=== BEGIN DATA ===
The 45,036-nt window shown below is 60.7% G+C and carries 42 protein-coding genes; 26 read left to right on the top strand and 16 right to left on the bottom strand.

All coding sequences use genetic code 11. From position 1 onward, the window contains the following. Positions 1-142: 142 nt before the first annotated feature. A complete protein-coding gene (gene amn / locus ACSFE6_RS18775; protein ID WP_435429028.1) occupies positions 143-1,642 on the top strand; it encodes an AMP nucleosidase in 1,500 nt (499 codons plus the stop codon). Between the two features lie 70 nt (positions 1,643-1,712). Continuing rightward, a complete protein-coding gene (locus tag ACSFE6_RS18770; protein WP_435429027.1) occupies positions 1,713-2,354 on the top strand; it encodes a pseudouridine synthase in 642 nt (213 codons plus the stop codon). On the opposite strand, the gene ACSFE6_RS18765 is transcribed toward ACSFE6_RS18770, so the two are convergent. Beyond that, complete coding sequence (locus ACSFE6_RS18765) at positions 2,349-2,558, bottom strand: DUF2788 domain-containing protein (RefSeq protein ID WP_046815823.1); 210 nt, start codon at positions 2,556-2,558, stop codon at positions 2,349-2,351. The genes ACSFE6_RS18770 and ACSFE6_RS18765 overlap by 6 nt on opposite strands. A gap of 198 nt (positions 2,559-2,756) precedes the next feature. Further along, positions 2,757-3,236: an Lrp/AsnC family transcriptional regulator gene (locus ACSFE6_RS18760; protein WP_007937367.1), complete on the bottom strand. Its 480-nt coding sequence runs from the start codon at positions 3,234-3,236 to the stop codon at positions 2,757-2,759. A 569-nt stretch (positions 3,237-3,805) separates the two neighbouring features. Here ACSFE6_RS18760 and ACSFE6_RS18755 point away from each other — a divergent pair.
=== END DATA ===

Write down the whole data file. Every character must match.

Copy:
The 45,036-nt window shown below is 60.7% G+C and carries 42 protein-coding genes; 26 read left to right on the top strand and 16 right to left on the bottom strand.

All coding sequences use genetic code 11. From position 1 onward, the window contains the following. Positions 1-142: 142 nt before the first annotated feature. A complete protein-coding gene (gene amn / locus ACSFE6_RS18775; protein ID WP_435429028.1) occupies positions 143-1,642 on the top strand; it encodes an AMP nucleosidase in 1,500 nt (499 codons plus the stop codon). Between the two features lie 70 nt (positions 1,643-1,712). Continuing rightward, a complete protein-coding gene (locus tag ACSFE6_RS18770; protein WP_435429027.1) occupies positions 1,713-2,354 on the top strand; it encodes a pseudouridine synthase in 642 nt (213 codons plus the stop codon). On the opposite strand, the gene ACSFE6_RS18765 is transcribed toward ACSFE6_RS18770, so the two are convergent. Beyond that, complete coding sequence (locus ACSFE6_RS18765) at positions 2,349-2,558, bottom strand: DUF2788 domain-containing protein (RefSeq protein ID WP_046815823.1); 210 nt, start codon at positions 2,556-2,558, stop codon at positions 2,349-2,351. The genes ACSFE6_RS18770 and ACSFE6_RS18765 overlap by 6 nt on opposite strands. A gap of 198 nt (positions 2,559-2,756) precedes the next feature. Further along, positions 2,757-3,236: an Lrp/AsnC family transcriptional regulator gene (locus ACSFE6_RS18760; protein WP_007937367.1), complete on the bottom strand. Its 480-nt coding sequence runs from the start codon at positions 3,234-3,236 to the stop codon at positions 2,757-2,759. A 569-nt stretch (positions 3,237-3,805) separates the two neighbouring features. Here ACSFE6_RS18760 and ACSFE6_RS18755 point away from each other — a divergent pair.